Final Fantasy XI Chains of Promathia is an upcoming expansion for Square Enix's online RPG that's set in the Final Fantasy universe. The expansion disc, which will ship for both the PC and PlayStation 2, will add a sizable chunk of new content to the already robust game. To whet our appetites for the new material, Square Enix reps took us on a tour through some of the new areas in the PC version of the game to let us have a look around. We were able to take in the new sights and sounds, as well as engage in a bit of killing (which is always a good thing).
The one slight catch to the tour was that Square Enix couldn't talk about the story elements that will play a large part in the experience offered by Chains of Promathia's new content. While FFXI has quests that relate--to a lesser extent--to the overarching story that serves as the game's backbone, Promathia will feature a stronger emphasis on storyline.
While the story elements in Promathia will certainly make for a richer experience, Square Enix's desire to let players discover them on their own did limit what we were able to see. While we were able to scope out some of the new faces and places in the game, we weren't able to get a sense of how they all work together. This is especially true of the quests, which we weren't able to try. That said, the experience did give us a tantalizing sense of what Square Enix has cooking, and it's shaping up nicely.
For those looking for some bullet points on what Promathia is going to offer, plan on discovering thousands of new items, new monsters, and more than 40 new areas. Our tour took us through a handful of these new areas and let us appreciate the new creature designs, improved graphics, and music.
The first stop was Attohwa Chasm, an arid, rocky area livened up by poisonous gas. The rocky locale featured puffs of dust that were kicked up by the wind as well as some new faces in the game--ant lions--which should be familiar to longtime fans of the FF series. We spent some time hacking up the new foes until dark, when another of the new enemies--corses--appeared. These undead creatures, attired in natty cloaks, aren't your average reanimated remains of the living. They actually possess intellect and can exert control over lesser beings. After we defeated one, we happened on a new item--a corse bracelet.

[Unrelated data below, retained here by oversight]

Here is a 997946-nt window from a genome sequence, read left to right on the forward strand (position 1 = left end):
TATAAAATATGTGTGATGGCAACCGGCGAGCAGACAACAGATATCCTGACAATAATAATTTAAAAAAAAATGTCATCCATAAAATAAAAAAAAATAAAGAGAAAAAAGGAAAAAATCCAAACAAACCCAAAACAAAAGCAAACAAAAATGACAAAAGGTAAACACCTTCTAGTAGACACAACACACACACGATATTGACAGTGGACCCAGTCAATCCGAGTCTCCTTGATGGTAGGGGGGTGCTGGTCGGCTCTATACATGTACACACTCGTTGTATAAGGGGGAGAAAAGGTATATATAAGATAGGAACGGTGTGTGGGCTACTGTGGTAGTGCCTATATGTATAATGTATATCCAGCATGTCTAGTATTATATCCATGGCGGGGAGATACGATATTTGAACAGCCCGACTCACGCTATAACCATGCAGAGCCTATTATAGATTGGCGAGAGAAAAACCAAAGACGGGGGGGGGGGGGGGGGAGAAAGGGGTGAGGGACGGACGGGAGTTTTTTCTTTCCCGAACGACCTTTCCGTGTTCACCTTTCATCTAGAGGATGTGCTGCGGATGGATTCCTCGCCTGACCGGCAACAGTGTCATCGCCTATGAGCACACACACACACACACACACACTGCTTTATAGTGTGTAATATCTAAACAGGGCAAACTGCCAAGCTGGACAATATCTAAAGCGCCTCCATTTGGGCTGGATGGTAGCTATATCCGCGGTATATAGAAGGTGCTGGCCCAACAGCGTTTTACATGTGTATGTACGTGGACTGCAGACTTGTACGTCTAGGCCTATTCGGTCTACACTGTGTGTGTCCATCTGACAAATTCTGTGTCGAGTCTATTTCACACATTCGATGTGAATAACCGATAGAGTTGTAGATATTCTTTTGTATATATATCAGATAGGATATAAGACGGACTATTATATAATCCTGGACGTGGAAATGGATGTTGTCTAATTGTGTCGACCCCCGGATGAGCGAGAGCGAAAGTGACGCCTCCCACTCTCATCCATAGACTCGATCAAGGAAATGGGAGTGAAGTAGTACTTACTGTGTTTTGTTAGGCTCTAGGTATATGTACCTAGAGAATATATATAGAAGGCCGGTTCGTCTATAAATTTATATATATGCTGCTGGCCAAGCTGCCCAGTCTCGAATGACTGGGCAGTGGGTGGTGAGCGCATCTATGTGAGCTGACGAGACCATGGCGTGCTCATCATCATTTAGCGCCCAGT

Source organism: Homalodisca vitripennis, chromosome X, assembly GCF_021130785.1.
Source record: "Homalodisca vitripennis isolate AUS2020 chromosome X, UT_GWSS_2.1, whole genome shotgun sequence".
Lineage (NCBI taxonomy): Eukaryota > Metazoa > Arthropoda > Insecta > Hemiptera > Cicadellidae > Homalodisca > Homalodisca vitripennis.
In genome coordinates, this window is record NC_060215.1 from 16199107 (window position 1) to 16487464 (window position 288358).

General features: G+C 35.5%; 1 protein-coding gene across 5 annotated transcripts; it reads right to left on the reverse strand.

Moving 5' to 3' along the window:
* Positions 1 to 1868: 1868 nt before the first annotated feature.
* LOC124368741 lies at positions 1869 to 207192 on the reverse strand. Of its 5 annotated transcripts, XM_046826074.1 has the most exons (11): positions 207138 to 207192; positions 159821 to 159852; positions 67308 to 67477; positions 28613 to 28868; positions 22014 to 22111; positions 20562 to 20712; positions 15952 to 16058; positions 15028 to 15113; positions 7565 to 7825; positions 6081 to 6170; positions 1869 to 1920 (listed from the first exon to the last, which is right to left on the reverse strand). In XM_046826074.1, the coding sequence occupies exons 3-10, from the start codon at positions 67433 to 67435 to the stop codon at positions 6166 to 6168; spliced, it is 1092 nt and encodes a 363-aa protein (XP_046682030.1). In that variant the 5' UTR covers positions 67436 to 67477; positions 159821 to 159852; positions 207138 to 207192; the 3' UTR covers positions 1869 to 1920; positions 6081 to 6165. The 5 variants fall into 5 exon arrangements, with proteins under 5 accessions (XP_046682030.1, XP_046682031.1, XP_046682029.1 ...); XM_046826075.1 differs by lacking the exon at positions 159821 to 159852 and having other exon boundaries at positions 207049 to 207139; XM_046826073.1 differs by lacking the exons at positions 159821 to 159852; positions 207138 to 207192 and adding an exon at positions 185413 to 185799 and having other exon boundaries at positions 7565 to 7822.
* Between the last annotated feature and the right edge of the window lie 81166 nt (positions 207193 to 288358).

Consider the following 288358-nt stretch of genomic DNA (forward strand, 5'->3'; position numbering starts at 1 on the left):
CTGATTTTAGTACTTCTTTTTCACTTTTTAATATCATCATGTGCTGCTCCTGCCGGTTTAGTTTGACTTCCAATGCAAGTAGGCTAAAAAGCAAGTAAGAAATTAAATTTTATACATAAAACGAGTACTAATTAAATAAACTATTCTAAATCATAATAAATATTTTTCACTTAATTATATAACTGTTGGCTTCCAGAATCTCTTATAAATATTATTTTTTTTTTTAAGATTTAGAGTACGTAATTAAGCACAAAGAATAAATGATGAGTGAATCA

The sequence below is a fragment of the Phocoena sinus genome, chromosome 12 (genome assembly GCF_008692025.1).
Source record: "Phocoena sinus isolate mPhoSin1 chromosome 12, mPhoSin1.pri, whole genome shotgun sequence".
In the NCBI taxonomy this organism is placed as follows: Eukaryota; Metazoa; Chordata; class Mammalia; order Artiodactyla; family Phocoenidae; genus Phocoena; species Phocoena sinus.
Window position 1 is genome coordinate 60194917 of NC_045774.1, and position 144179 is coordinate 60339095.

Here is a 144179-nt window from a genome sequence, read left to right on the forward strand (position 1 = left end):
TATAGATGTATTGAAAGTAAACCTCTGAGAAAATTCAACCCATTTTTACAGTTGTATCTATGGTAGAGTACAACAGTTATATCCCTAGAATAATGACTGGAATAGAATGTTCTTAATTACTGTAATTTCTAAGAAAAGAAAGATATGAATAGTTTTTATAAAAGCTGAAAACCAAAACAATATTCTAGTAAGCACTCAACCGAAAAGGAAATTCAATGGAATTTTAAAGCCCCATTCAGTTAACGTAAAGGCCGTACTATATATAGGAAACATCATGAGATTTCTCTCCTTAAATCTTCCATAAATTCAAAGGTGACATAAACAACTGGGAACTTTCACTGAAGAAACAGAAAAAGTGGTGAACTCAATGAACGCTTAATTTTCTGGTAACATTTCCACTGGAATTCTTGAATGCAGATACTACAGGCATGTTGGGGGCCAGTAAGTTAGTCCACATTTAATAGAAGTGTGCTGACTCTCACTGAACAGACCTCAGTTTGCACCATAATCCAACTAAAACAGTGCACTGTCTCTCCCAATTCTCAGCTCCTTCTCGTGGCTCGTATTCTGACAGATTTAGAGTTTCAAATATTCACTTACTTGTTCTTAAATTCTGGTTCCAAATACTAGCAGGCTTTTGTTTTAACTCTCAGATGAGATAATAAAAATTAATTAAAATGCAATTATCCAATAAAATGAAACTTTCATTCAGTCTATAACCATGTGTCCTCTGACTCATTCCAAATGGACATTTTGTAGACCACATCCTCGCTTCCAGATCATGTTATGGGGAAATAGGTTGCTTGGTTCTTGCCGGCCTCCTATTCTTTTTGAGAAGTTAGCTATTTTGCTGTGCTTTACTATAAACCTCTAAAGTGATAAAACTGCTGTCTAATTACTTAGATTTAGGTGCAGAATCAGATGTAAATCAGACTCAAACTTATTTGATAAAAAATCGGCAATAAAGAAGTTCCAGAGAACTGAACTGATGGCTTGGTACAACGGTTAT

Our next stop was Uleguerand Range, a mountainous region covered in snow and home to such sights as the Thousandfall Ridge. This area showed off some new enemies, whose names were still being finalized. Before we checked out just what happens when you go down to Thousandfall Ridge, we tussled with eerie ghosts and a snowy bomb that's every bit as deadly and annoying as its fiery cousin. Once we took the leap below to the ridge, we faced off against tigers, rabbits, and buffalo.
A boat heading down the Phanauet Channel, in considerably better weather, was our next stop. Because the version of the game we were playing was still a work in progress, there wasn't a whole lot to do on the ride other than take out river critters (such as fly traps) that were buzzing around and take in the impressive shoreside sights. The plan is to have a variety of different activities open to players while they take the ride in the final game.